Top 10 canola-related jobs for April

April 4, 2019 - Issue 4

1.Prep for good seed placement. This includes drill prep for even seed distribution and depth side to side and front to back. It may also require some residue management, but consider the risks. Residue management is best done with the combine. PAMI has results from a recent study on fan speed and its effect on seed placement.

Southern Alberta, near Lethbridge. Taken today.

2. Use the canola calculator to set seeding rates. An update to the seeding rate decision tool at adds ‘seed cost’ to the equation. Try a few different scenarios to see the economic impact of factors such as seed size, percent emergence and target plant density.

3. Know the risks for seed-placed fertilizer. The safe recommendation for seed-placed fertilizer for canola is to apply no more than 20 lb./ac. of phosphate in the seed row. Place all other fertilizer, including extra required phosphate, in a side band or mid-row band where it will not harm germinating seeds. Read more. Note that many areas appear to be drier leading up to seeding, which will elevate the risk from seed-placed fertilizer. With that in mind, consider all options for using lower seed placed fertilizer rates. We had a question about safety difference between liquid and dry phosphate. Salt index of 10-34 is similar to 11-52, but seed-bed utilization might make a difference. Wide rows and narrow openers (like planter discs) will concentrate more fertilizer in the seed row. This could increase the risk somewhat. But with those rates of P, and everything else kept out of the seed row, we might be splitting hairs here.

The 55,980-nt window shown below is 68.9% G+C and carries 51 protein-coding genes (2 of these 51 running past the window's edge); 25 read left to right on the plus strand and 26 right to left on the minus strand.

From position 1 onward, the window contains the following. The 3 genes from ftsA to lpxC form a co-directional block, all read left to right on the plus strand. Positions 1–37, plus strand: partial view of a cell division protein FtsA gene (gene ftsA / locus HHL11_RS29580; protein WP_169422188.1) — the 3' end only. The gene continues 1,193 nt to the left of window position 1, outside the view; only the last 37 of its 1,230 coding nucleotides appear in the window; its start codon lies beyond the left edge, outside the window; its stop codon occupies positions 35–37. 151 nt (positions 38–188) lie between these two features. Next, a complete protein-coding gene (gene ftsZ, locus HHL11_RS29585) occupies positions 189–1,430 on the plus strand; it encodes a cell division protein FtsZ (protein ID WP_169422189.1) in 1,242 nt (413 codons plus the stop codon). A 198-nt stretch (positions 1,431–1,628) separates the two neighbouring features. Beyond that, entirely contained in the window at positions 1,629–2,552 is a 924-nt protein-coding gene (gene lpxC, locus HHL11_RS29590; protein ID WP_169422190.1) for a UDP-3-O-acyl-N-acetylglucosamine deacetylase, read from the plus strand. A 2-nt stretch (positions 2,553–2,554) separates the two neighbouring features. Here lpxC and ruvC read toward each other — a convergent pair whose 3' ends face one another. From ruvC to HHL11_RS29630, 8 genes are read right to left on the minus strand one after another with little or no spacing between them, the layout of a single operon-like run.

4. Early seeding: How early is too early? That depends on the region. April is a pretty common seeding time in the Southwest Prairies, but it may be too early – based on frost risk and cold soils – in other parts of the Prairies. Yieldwise, long-term crop insurance data suggest that the first two weeks of May are a good target, in general. Read the Time of Seeding section in the Canola Encyclopedia.

5. Dry soils? Plan your seeding accordingly. This article helps answer the common questions: Should I seed early or wait for the moisture situation to improve? What seed-placed fertilizer rate is appropriate in dry conditions? Should I seed deep enough to reach moisture?

6. Plan your pre-seed weed control. The pre-seed window can be a good time to get winter annuals and perennials while they’re smaller. Options for use ahead of canola are glyphosate and glyphosate in a tank mix (recommended!) with quinclorac, bromoxynil, Aim/CleanStart (carfentrazone), clomazone and Conquer (bromoxynil and carfentrazone). Read more.

7. Assess the risk of herbicide carryover in fields planned for canola. Residual herbicides need moist soil and warm temperatures for breakdown to occur within the expected time frame. In dry conditions, the two major breakdown methods – hydrolysis and microbial degradation – will slow down, which elevates the risk that these herbicides will remain active in the soil for longer. Canola is sensitive to residual herbicide carryover. Read more for risk factors and 2019 risk maps.

8. Consider the valued surveyors. Surveys will start soon, which requires surveyors to be in the field. Among the benefits, these surveyors provide insect monitoring, including for bertha armyworm and diamondback moth, which are posted here. Surveyors follow strict biosecurity protocols.

9. Know the “Keep It Clean” priorities for 2019. They are summarized in this Canola Digest infographic. More details for canola, cereals and pulses are available at

10. Monitor bins. As weather turns from winter to spring to summer, keep checking canola bins. If you plan on carrying canola over into the summer, you may not need to turn the bins to warm them up, but you will want to make sure the canola is safe.

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